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Gamlen, A. 2013 Migration Studies:Taking stock of a new start, Migration Studies

What is migration studies? Every academic field has its own version of the saying that 'philosophy is what philosophers do'. It means that you should leave such difficult questions to the experts, who are busy disagreeing about the answer.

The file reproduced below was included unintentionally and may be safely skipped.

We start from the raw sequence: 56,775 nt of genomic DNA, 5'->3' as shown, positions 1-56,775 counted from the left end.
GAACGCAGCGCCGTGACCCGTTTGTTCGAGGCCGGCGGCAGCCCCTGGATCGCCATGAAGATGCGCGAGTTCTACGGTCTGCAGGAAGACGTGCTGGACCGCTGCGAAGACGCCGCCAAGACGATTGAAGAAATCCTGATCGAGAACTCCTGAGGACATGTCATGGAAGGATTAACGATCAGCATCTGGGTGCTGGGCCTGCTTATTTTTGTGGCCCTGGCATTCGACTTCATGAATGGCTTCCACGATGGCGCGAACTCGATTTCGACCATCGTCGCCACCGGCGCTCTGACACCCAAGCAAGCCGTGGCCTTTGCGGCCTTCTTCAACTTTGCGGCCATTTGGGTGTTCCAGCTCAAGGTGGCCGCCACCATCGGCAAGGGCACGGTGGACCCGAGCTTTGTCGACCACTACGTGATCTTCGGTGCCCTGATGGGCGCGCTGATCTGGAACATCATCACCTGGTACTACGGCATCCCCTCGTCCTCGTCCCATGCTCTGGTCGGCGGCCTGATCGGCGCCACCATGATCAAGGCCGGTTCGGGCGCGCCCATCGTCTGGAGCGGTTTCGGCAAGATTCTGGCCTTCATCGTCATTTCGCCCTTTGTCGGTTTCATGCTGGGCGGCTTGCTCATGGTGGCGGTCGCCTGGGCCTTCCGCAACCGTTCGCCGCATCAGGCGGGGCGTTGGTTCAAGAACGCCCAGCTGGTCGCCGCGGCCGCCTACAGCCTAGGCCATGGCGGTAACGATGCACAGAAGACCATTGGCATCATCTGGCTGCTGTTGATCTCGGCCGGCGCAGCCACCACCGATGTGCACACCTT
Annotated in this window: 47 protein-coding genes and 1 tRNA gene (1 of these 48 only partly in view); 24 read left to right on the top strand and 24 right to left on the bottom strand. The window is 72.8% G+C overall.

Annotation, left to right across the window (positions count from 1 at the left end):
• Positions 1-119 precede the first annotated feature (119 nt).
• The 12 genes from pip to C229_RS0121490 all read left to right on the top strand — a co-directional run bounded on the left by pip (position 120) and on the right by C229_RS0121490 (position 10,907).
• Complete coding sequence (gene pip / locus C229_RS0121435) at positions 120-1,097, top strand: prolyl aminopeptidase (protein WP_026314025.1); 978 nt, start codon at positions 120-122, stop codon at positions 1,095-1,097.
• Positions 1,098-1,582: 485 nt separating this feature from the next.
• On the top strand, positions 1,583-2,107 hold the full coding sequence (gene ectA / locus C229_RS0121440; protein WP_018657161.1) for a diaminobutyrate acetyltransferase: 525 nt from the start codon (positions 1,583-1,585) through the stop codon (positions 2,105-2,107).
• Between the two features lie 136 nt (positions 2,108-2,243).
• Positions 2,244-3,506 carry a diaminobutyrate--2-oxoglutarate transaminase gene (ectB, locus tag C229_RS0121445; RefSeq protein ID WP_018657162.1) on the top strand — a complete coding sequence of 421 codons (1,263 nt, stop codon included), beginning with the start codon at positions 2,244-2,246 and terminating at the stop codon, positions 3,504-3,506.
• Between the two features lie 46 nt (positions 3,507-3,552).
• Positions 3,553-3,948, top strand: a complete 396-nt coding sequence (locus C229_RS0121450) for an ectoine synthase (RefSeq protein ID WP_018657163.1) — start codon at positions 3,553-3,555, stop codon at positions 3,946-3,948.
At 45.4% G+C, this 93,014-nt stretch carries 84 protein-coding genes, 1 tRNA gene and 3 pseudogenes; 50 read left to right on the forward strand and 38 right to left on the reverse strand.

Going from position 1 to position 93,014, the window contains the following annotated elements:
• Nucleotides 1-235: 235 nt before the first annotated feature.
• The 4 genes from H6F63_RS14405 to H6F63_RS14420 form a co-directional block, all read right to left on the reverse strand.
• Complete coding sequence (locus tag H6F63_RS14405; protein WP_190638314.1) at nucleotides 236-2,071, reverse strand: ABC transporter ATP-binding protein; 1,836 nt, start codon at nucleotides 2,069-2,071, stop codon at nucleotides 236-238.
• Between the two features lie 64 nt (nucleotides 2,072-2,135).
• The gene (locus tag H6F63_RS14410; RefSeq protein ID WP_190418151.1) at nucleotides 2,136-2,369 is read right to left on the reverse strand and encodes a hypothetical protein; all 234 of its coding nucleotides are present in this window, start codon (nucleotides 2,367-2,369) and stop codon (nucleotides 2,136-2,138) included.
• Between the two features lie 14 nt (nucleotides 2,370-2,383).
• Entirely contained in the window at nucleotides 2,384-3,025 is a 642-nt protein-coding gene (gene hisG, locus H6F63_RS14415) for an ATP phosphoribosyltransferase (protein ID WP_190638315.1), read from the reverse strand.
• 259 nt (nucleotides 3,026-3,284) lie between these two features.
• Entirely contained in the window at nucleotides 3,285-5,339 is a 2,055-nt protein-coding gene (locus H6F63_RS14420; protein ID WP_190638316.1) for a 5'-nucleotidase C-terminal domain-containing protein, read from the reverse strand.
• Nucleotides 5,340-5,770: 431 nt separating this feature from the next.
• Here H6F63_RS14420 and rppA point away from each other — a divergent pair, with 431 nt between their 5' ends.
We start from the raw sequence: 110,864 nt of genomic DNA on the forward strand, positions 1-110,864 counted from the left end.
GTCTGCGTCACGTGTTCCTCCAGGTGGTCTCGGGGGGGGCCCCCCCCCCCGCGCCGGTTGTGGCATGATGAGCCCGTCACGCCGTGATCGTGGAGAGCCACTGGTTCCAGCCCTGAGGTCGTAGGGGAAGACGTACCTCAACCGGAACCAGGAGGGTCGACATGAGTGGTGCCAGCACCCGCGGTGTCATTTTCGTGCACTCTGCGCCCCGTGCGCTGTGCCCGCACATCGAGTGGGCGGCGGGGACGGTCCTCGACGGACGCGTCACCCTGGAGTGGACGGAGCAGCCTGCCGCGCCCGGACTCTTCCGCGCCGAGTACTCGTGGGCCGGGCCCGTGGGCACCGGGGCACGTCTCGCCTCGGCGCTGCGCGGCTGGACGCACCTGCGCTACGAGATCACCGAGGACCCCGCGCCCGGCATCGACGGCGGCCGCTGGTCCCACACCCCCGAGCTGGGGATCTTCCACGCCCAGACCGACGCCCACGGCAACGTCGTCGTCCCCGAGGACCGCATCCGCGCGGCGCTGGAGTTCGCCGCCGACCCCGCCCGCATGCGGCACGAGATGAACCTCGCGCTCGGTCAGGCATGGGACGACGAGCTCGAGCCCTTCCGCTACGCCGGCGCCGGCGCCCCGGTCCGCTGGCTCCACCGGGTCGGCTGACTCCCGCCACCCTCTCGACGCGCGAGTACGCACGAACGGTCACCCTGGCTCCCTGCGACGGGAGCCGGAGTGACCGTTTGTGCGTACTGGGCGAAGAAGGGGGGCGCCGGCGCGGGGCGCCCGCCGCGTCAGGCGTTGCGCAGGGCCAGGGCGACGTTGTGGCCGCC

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  Editorial Migration Studies : Taking stock of a newstart Alan Gamlen What is migration studies? Every academic field has its own version of the saying that‘philosophy is what philosophers do’. It means that you should leave such difficult ques-tions to the experts, who are busy disagreeing about the answer. But defining a discipline inthis way is not so much begging the question as making a statement about the way know-ledge is produced: it emerges from specialized communities, to which access is gained by learning to argue rather than to agree. Viewed in this way, each academic discipline isdefined less by a fixed set of subjects, theories or methods, than by a lively debate aboutwhat the discipline actually is.With this in mind,  Migration Studies   aims to cultivate debates among migrationresearchers about what migration studies is. This kind of debate can only emerge fromresearch that advances understanding of human migration, and as explained in our open-ing editorial, we believe the best way of doing this is to prioritize new methods, new comparative evidence and new theoretical perspectives on migration (Gamlen et al.,2013). As we round off Volume 1 of   Migration Studies  , it seems a good time to takestock of progress made towards these goals so far. 1. Boundary-crossing research Migration Studies   is both multidisciplinary and interdisciplinary: it publishes research thatis rigorous enough to advance a specific academic discipline and important enough toresonate across disciplinary boundaries, influencing wider public debates about migration.The journal’s Global Editorial Board comprises migration experts representing the mainsocial science disciplinesin differentworld regions andkeyglobal institutions; every issueiscomposed of articles representing a range of disciplinary portfolios, each overseen by a dedicated Associate Editor looking out for pieces of broad and lasting significance.In this way the journal aims to promote disciplinary cross-fertilization and wider publicintellectual engagement.Many examples of such boundary-crossing research appear in Volume 1 of   Migration Studies  . For example, Alejandro Portes and Jessica Yui’s work on ‘Entrepreneurship,Transnationalism and Development’ both pushes forward a long-standing sociologicaldebate about immigrant adaptation, and also contributes to the growing interdisciplinary field of ‘economic sociology’ (Portes & Yiu, 2013), while David Bartram’s paper on‘Happiness and Economic Migration’ speaks not only to economists but also to psycholo-gists – and, judging by media interest in the article, policy pundits (Bartram, 2013). MIGRATION STUDIES VOLUME 1   NUMBER 3   2013   253–257  253 doi:10.1093/migration/mnt027 ! The Author 2013. Published by Oxford University Press. All rights reserved. For Permissions, please email: journals.permissions@oup.com   a  t   Vi   c  t   or i   a  Uni   v e r  s i   t   y of   W e l  l  i  n g t   on on N o v e m b  e r 1  8  ,2  0 1  3 h  t   t   p :  /   /  mi   gr  a  t  i   on . oxf   or  d  j   o ur n a l   s  . or  g /  D o wnl   o a  d  e  d f  r  om  Jonathan Inda’s study of US deportation policy speaks directly to debates about immigra-tion reform, by spanning concerns common to both sociologists and political scientists(Inda, 2013), whereas Yvonni Markaki’s research on ‘Attitudes to Immigrants at the EULevel’ contributes to political science while resonating with psychologists and sociologists(Markaki, 2013). In this way,  Migration Studies   articles are rooted in, but not confined to,one or other established academic discipline.More broadly,  Migration Studies   welcomes work that transcends distinctions betweenfields that are normally kept separate – whether these boundaries are between disciplines,between periods or places, or between types of movement. For example, the universe of migration drivers is often condensed into a spectrum between ‘forced’ and ‘free’ – a dis-tinction that, while often pragmatic, sometimes has troubling practical and conceptualconsequences. In this vein, Katy Long’s piece on ‘When refugees stopped being migrants’argues that the increasingly strictly policed moral and legal distinction between ‘refugees’and ‘migrants’ effectively rules out onward mobility as a solution to refugee crises (Long,2013). Julia O’Connell-Davidson’s article, ‘Troubling Freedom’, probes this distinctionfurther, arguing that apparently ‘free’ and legally sanctioned migration choices may be just as constrained - for example, by debt - as decisions that lead migrants into situationslabelled ‘vulnerable’ or ‘exploitative’ (O’Connell Davidson, 2013). Such studies exemplify this journal’s support for boundary-crossing research. 2. Advancing data, methods and theory Migration Studies   seeks to publish research with relevance beyond a specific time and place,and operates on the premise that enduring generalizations emerge from work that breaksnew ground in the interlocking realms of data, method and theory.Comparison is a key route to generalization, as Irene Bloemraad persuasively argues inIssue 1 of the journal (Bloemraad, 2013), and a number of articles in Volume 1 presentsignificant new comparative analyses. Some employ cutting edge statistical techniques toexamine rich new datasets. For example, Francesc Ortega and Giovanni Peri advanceunderstanding onthefundamentalquestionofwhypeoplemigrate,introducing innovativemeasures of migration policy into a large-scale cross-country comparison (Ortega & Peri,2013). Several others, including Markaki’s (mentioned above) and McKenzie’s and Siegel’s(mentioned below),alsotake aquantitativeapproach. Meanwhile,comparative workbasedon qualitative methods is also showcased, for example in Rahel Kunz and JuliaMaisenbacher’s analysis of international mobility partnerships (Kunz & Maisenbacher,2013), and in Peggy Levitt and N. Rajaram’s examination of migratory healthcare norms(Levitt & Rajaram, 2013). Similarly, Peter O’Brien elaborates on universal concepts of citizenship using a ‘public philosophy’ approach to compare various European contexts(O’Brien, 2013).However, comparison isnotthebe allandendallofmethodology. Forus,itisonemeansto the wider ends of advancing research methods in migration studies. Another equally important approach is to highlight methodological innovations: ground-breaking toolsand techniques that enable migration researchers to respond to new questions or to shednew light on old ones. For example, problems of accessing ‘hidden’ and ‘vulnerable’ 254    EDITORIAL   a  t   Vi   c  t   or i   a  Uni   v e r  s i   t   y of   W e l  l  i  n g t   on on N o v e m b  e r 1  8  ,2  0 1  3 h  t   t   p :  /   /  mi   gr  a  t  i   on . oxf   or  d  j   o ur n a l   s  . or  g /  D o wnl   o a  d  e  d f  r  om  populations are arguablyendemic to migrationstudies, but nowhereare theymore difficultthan in work on migrants with irregular status. The depths of these difficulties are illu-strated by the rarity of studies such as Liza Schuster and Nassim Majidi’s on deportedAfghan asylum seekers (Schuster & Majidi, 2013). The formidable and multiple obstaclesto conventional ethnographies in such contexts highlight a need for methodologicalinnovations such as those proposed by David McKenzie and Melissa Siegel, who introducethe technique the technique of list randomization into migration studies, as a way of eliciting illegal migration rates (McKenzie and Siegel, 2013). The journal welcomes moremethodologically driven innovations in migration research.Advancing methodology is not just a goal in itself, but also a means to the more centralends of advancing migration theory – the body of ideas that enable researchers to under-standand explainhuman mobility acrosscontexts. Migration Studies   isespeciallyinterestedin work that convincingly falsifies out-dated hypotheses or proposes new conceptual para-digms to cope with migration processes, but the basic expectation is serious theoreticalengagement: submissions shouldclearlydemonstrate howtheyinform andare informedby relevant theories. Whether by reviewing and updating existing theoretical literature, orby bringing theories into conversation with new empirical work, this engagement needsto be more than merely superficial.Volume 1 of   Migration Studies   presents a range of significant theoretical contributions tolong-standing debates about the drivers, processes and impacts of migration, as well asincreasingly important topics such as migration governance. Ortega and Peri, and Portesand Yiu—respectively—shed new empirical light on two enduring theoretical debates atthe core of migration studies, nudging forward our understanding, respectively, of thedeterminants of migration (Ortega & Peri, 2013) and of processes of migrant adaptation(Portes & Yiu, 2013). Relatedly, through historical analysis of the US ‘migration industry’,Ivan Light helps deepen longstanding inquiries into the factors that shape migration pro-cesses (Light, 2013), while Levitt and Rajaram’s piece extends centrally important theor-etical debates about the impacts of migration on development, by focusing on the role of migrants in the mobility of ideas that constitute what they call ‘global healthcare assem-blages’(Levitt&Rajaram,2013).Onthetopicofgovernance,Indaaddstheoreticaldepthtodiscussion about the USA’s vast new deportation regime (Inda, 2013), while Kunz andMaisenbacher’s offer a sophisticated theoretical perspective on mobility partnerships as anemerging form of migration governance at the global level (Kunz & Maisenbacher, 2013).Such articlesexemplify thejournal’s search forwork wherenew data and robust methodssupport ambitious theoretical innovations. Also notable in Volume 1, however, are severalpieces whose theoretical merit is not dependent on comparative empirical work. BrendaYeoh, for example, makes a refined theoretical contribution to conceptualizations of cosmopolitanism by focusing on the single case study of Singapore (Yeoh, 2013), whileO’Connell-Davidson’s interrogates the existing literatures on human smuggling and traf-ficking,rather thanrelyingonnewempirical work,inorderto revealdeep contradictions inthe edifice of liberal theory (O’Connell Davidson, 2013). Volume 1 thus edges forwardtheoretical understanding of human migration on a number of fronts; we hope that futurereaders will find it helpful and be inspired to build on its varied contributions.This journal is part of a wider flourishing in the field of migration studies, involving thefounding of several other new migration-related periodicals and the publication of a large EDITORIAL   255   a  t   Vi   c  t   or i   a  Uni   v e r  s i   t   y of   W e l  l  i  n g t   on on N o v e m b  e r 1  8  ,2  0 1  3 h  t   t   p :  /   /  mi   gr  a  t  i   on . oxf   or  d  j   o ur n a l   s  . or  g /  D o wnl   o a  d  e  d f  r  om  number of new books, reference works, and other ‘new media’ resources. In fosteringdebates about what ‘migration studies’ is,  Migration Studies   also publishes reviews of such important new contributions to the field. As well as prominent single contributions,such as Geoffrey Cameron’s review of Paul Collier’s controversial recent book   Exodus  (Cameron, 2013), the journal also seeks high quality review articles in the vein of Nicholas De Genova’s ‘Deportation as a way of life’ (Genova, 2013) and Stefan Rother’s‘Global Migration Governance without Migrants’ (Rother, 2013). Broadening the scope of review articles is a priority for future issues of the journal: we seek reviews that authorita-tively synthesize central themes and concepts in the study of migration, helping readers tobetter understand what is at the core of migration studies and also where the boundaries of the field lie.On behalf of the Editorial Team, thank you to all who have contributed to the inauguralvolume of   Migration Studies   – to our Editorial and Advisory boards, to our in-house teamat Oxford University Press, and most of all to our authors and reviewers. References Bartram, D. (2013) ‘Happiness and “Economic Migration”: A Comparison of EasternEuropean Migrants and Stayers’,  Migration Studies  , 1/2: 156–174.Bloemraad, I. (2013) ‘The promise and pitfalls of comparative research design in the study of migration’,  Migration Studies  , 1/1: 27–46.Cameron, G. (2013) ‘Exodus: How migration is changing our world, by Paul Collier’, Migration Studies  , 1/3: 375–377.Gamlen, A., Betts, A., De´lano, A., Lacroix, T., Sigona, N. and Vargas-Silva, C. (2013)‘Faultlines and contact zones: A new forum for Migration Studies’,  Migration Studies  ,1/1: 1–3.Genova, N. De. (2013) ‘Deportation as a way of life’,  Migration Studies  , 1/2: 241–244.Inda, J. X. (2013) ‘Subject to deportation: IRCA, “criminal aliens”, and the policing of immigration’,  Migration Studies  , 1/3: 292–310.Kunz, R. and Maisenbacher, J. (2013) ‘Beyond conditionality versus cooperation: Powerand resistance in the case of EU Mobility Partnerships and Swiss MigrationPartnerships’,  Migration Studies  , 1/2: 196–220.Levitt, P. and Rajaram, N. (2013) ‘Moving toward reform? Mobility, health, anddevelopment in the context of neoliberalism’,  Migration Studies  , 1/3: 338–362.Light, I. (2013) ‘The migration industry in the United States, 1882–1924’,  Migration Studies  , 1/3: 258–275.Long, K. (2013) ‘When refugees stopped being migrants: Movement, labour and humani-tarian protection’,  Migration Studies  , 1/1: 1–23.Markaki, Y. and Longhi, S. (2013) ‘What determines attitudes to immigration in Europeancountries? An analysis at the regional level’,  Migration Studies  , 1/3: 311–337.McKenzie, D. and Siegel, M. (2013) ‘Eliciting illegal migration rates through listrandomization’,  Migration Studies  , 1/3: 276–291.O’Brien, P. (2013) ‘Clashes within Western civilization: Debating citizenship for EuropeanMuslims’,  Migration Studies  , 1/2: 131–155. 256    EDITORIAL   a  t   Vi   c  t   or i   a  Uni   v e r  s i   t   y of   W e l  l  i  n g t   on on N o v e m b  e r 1  8  ,2  0 1  3 h  t   t   p :  /   /  mi   gr  a  t  i   on . oxf   or  d  j   o ur n a l   s  . or  g /  D o wnl   o a  d  e  d f  r  om  O’Connell Davidson, J. (2013) ‘Troubling freedom: migration, debt, and modern slavery’, Migration Studies  , 1/2: 176–195.Ortega, F. and Peri, G. (2013) ‘The Effect of Income and Immigration Policies onInternational Migration’,  Migration Studies  , 1/1: 47–74.Portes, A. and Yiu, J. (2013) ‘Entrepreneurship, transnationalism, and development’, Migration Studies  , 1/1: 75–95.Rother, S. (2013) ‘Global migration governance without migrants? The nation-state bias inthe emerging policies and literature on global migration governance’,  Migration Studies  ,1/3: 371–374.Schuster, L. and Majidi, N. (2013) ‘What happens post-deportation? The experience of deported Afghans’, 1/2: 221–240.Yeoh, B. (2013) ‘“Upwards” or “Sideways” cosmopolitanism? Talent/labour/marriagemigrations in the globalising city-state of Singapore’,  Migration Studies  , 1/1: 96–116. EDITORIAL   257   a  t   Vi   c  t   or i   a  Uni   v e r  s i   t   y of   W e l  l  i  n g t   on on N o v e m b  e r 1  8  ,2  0 1  3 h  t   t   p :  /   /  mi   gr  a  t  i   on . oxf   or  d  j   o ur n a l   s  . or  g /  D o wnl   o a  d  e  d f  r  om